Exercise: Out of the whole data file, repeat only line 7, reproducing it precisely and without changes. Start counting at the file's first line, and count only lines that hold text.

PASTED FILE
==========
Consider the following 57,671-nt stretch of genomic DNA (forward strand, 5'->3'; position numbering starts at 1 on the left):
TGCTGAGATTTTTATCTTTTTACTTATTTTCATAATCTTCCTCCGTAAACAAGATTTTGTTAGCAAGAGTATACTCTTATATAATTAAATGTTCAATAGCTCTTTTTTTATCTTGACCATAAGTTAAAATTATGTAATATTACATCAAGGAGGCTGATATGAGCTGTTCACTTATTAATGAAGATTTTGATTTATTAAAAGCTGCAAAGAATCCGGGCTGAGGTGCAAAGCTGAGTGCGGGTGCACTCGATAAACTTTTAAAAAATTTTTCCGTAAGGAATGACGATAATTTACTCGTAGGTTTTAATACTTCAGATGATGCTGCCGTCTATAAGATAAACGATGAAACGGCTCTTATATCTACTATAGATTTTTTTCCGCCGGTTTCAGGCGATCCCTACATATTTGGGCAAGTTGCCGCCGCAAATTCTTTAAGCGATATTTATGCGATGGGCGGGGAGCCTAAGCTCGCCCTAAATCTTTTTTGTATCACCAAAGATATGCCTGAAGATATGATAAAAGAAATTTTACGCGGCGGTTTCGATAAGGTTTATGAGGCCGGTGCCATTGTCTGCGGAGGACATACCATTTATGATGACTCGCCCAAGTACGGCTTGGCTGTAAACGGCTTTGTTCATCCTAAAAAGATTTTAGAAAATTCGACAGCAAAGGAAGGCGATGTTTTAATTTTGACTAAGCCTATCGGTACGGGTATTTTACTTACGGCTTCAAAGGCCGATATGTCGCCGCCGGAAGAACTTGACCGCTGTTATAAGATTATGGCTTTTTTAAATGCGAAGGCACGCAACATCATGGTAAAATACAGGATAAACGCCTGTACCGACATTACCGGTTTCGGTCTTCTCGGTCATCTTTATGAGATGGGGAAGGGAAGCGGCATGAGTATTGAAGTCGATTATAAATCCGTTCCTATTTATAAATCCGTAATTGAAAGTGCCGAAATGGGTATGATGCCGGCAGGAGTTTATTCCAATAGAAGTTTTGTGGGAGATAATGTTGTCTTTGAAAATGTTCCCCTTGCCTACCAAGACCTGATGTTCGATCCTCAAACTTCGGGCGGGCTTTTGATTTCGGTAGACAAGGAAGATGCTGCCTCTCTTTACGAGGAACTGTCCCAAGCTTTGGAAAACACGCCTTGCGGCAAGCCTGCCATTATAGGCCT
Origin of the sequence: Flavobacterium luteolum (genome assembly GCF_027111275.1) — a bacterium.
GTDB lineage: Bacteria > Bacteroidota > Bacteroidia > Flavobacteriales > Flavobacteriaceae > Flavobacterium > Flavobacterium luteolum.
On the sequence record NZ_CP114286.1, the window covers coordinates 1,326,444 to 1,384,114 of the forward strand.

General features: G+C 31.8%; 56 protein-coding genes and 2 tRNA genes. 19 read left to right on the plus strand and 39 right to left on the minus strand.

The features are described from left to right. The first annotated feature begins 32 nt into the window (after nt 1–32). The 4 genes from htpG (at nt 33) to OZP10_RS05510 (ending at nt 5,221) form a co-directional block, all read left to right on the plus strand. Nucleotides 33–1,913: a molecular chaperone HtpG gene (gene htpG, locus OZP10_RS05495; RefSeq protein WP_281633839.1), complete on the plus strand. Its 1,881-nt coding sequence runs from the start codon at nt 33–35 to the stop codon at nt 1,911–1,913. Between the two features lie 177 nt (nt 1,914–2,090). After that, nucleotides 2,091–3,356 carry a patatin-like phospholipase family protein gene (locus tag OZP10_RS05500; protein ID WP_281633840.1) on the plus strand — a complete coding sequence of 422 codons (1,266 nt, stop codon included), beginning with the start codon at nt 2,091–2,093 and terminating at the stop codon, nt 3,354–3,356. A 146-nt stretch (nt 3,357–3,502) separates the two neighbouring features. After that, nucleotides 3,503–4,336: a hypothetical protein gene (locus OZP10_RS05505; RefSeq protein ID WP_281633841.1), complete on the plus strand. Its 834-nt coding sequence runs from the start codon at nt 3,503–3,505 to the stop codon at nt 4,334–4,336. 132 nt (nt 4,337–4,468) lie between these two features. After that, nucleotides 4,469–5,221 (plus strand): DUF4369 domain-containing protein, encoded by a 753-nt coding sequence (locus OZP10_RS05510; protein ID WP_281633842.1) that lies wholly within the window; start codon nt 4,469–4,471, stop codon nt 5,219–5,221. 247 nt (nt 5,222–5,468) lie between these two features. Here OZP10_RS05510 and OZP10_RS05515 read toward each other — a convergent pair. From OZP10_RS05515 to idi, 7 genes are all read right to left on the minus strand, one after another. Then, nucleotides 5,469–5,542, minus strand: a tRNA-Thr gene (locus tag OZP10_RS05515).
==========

The features are described from left to right. The first annotated feature begins 32 nt into the window (after nt 1–32). The 4 genes from htpG (at nt 33) to OZP10_RS05510 (ending at nt 5,221) form a co-directional block, all read left to right on the plus strand. Nucleotides 33–1,913: a molecular chaperone HtpG gene (gene htpG, locus OZP10_RS05495; RefSeq protein WP_281633839.1), complete on the plus strand. Its 1,881-nt coding sequence runs from the start codon at nt 33–35 to the stop codon at nt 1,911–1,913. Between the two features lie 177 nt (nt 1,914–2,090). After that, nucleotides 2,091–3,356 carry a patatin-like phospholipase family protein gene (locus tag OZP10_RS05500; protein ID WP_281633840.1) on the plus strand — a complete coding sequence of 422 codons (1,266 nt, stop codon included), beginning with the start codon at nt 2,091–2,093 and terminating at the stop codon, nt 3,354–3,356. A 146-nt stretch (nt 3,357–3,502) separates the two neighbouring features. After that, nucleotides 3,503–4,336: a hypothetical protein gene (locus OZP10_RS05505; RefSeq protein ID WP_281633841.1), complete on the plus strand. Its 834-nt coding sequence runs from the start codon at nt 3,503–3,505 to the stop codon at nt 4,334–4,336. 132 nt (nt 4,337–4,468) lie between these two features. After that, nucleotides 4,469–5,221 (plus strand): DUF4369 domain-containing protein, encoded by a 753-nt coding sequence (locus OZP10_RS05510; protein ID WP_281633842.1) that lies wholly within the window; start codon nt 4,469–4,471, stop codon nt 5,219–5,221. 247 nt (nt 5,222–5,468) lie between these two features. Here OZP10_RS05510 and OZP10_RS05515 read toward each other — a convergent pair. From OZP10_RS05515 to idi, 7 genes are all read right to left on the minus strand, one after another. Then, nucleotides 5,469–5,542, minus strand: a tRNA-Thr gene (locus tag OZP10_RS05515).